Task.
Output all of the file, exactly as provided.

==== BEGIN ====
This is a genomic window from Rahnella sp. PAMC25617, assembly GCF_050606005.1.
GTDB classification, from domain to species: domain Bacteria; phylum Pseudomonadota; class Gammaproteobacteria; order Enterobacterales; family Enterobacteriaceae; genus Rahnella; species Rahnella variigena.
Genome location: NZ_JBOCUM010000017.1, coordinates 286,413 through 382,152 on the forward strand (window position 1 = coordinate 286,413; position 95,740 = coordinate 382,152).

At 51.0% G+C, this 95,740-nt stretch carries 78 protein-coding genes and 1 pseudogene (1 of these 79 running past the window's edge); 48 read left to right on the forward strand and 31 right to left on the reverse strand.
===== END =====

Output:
This is a genomic window from Rahnella sp. PAMC25617, assembly GCF_050606005.1.
GTDB classification, from domain to species: domain Bacteria; phylum Pseudomonadota; class Gammaproteobacteria; order Enterobacterales; family Enterobacteriaceae; genus Rahnella; species Rahnella variigena.
Genome location: NZ_JBOCUM010000017.1, coordinates 286,413 through 382,152 on the forward strand (window position 1 = coordinate 286,413; position 95,740 = coordinate 382,152).

At 51.0% G+C, this 95,740-nt stretch carries 78 protein-coding genes and 1 pseudogene (1 of these 79 running past the window's edge); 48 read left to right on the forward strand and 31 right to left on the reverse strand.